Chicago – When Super Size Me came out in 2004, it would have been pretty hard to imagine a day where McDonald’s would become the kind of place that could ever speak to those concerned about health and wellness. To bring up sustainability would have been laughable. But 15 years later, we live in different times. This month, the megalith fast-food company rolled out a trial of McVegan nuggets in a few European countries. They’re covered in breadcrumbs and deep-fried. But still.
Salads instead of Big Macs and apples in lieu of fries have been updated offerings on the fast-food chain’s menus for quite some time now. But, as to reflect the cultural changes that have people more and more concerned about their diet and lifestyle, McDonald’s restaurant spaces are starting to evolve too. Seeing the contemporary, design-minded interiors – sans the usual explosion of primary colours – of the new McDonald’s headquarters in Chicago’s West Loop neighbourhood by Studio O+A and IA Interior Architects, you might question whether the building somehow got its tenants mixed up.
But it’s not the first marked aesthetic shift for the company’s posts: Less than a year ago, the ‘Rock ‘N Roll’ McDonald’s flagship in Chicago – one of the restaurant’s most famous locations in the world – garnered attention for its Apple-store-lookalike remodel by Ross Barney Architects and Landini Associates. The goal of the overhaul? To sacrifice the space’s standing as a purveyor of mid-century Americana nostalgia to try to achieve LEED certification – it was a major indication of McDonald’s changing business priorities.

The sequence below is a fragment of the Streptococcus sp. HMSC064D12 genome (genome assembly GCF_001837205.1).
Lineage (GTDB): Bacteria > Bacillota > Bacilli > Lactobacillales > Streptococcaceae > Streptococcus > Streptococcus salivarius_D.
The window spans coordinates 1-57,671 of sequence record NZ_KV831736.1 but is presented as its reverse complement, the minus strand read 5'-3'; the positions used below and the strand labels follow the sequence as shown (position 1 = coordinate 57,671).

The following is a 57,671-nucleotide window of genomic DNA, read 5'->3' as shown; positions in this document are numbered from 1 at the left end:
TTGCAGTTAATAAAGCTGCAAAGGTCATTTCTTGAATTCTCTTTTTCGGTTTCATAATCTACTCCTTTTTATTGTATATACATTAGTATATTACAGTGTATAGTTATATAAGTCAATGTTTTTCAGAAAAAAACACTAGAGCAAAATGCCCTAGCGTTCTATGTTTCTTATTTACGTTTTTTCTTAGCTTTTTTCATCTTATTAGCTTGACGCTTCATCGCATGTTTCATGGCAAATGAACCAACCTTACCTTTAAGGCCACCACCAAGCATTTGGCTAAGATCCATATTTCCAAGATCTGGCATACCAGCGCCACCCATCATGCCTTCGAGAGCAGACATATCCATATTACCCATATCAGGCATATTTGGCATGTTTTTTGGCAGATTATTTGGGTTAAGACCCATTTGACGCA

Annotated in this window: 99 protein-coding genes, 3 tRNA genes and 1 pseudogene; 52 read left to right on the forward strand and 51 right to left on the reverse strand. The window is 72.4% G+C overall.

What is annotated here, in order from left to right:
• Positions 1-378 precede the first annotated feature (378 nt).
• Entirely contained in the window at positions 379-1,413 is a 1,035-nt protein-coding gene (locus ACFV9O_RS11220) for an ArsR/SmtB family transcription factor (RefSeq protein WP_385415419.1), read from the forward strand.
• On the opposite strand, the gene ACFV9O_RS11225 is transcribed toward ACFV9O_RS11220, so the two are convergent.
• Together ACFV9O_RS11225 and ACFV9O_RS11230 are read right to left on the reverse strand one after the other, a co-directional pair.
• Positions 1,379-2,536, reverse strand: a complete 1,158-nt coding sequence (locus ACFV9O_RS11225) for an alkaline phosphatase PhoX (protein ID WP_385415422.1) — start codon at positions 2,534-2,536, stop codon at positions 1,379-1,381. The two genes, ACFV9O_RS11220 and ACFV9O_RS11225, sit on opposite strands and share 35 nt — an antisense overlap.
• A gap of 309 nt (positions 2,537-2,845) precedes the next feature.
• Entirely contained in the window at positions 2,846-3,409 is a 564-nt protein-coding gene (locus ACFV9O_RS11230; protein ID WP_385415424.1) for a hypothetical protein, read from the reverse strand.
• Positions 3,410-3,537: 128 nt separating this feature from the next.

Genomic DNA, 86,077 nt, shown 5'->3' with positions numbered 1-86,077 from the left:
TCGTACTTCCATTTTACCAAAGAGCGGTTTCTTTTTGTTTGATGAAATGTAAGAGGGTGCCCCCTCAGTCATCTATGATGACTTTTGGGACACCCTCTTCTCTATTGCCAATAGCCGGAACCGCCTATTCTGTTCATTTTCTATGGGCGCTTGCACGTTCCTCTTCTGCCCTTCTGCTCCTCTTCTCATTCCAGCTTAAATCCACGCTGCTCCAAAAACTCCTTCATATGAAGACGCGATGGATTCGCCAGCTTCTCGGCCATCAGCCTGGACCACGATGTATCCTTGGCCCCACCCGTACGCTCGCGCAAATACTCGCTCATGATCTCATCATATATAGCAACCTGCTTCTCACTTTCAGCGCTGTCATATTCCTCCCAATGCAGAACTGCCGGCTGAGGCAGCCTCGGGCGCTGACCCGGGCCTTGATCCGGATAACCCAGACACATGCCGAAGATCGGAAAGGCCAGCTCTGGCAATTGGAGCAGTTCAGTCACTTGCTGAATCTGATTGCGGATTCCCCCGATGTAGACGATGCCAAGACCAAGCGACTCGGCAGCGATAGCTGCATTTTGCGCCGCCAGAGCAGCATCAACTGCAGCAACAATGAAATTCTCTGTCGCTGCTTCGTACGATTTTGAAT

Every floor refers back to a chapter in the story of McDonald’s success as a company
The design concept for the new nine-storey corporate headquarters – that houses around 2,000 employees – was to create a ‘transformational workspace’ that could prepare the company for its ‘state-of-the-art future’. The result is an emulsion of many functional spaces: within the location, the offices are accompanied by a school (aptly dubbed ‘Hamburger University’), test kitchens, a brand history museum and more – like, of course, a McCafé. Naturally, the arch was a preferred architectural motif – every floor refers back to a chapter in the story of McDonald’s success as a company. This is the first time that the chain has been headquarted in Chicago in over 40 years; its previous facility was in the suburbs of the city.
Having a positive, well-designed workspace is like the adult version of finally getting the toy you wanted in your Happy Meal – the only difference is that with the former, the elation remains. As McDonald’s wades deeper and deeper into the world of wellness and sustainability, it is their attentiveness to off-the-menu, spatial hospitality – for diners and employees alike – that will prove essential to their smooth sailing.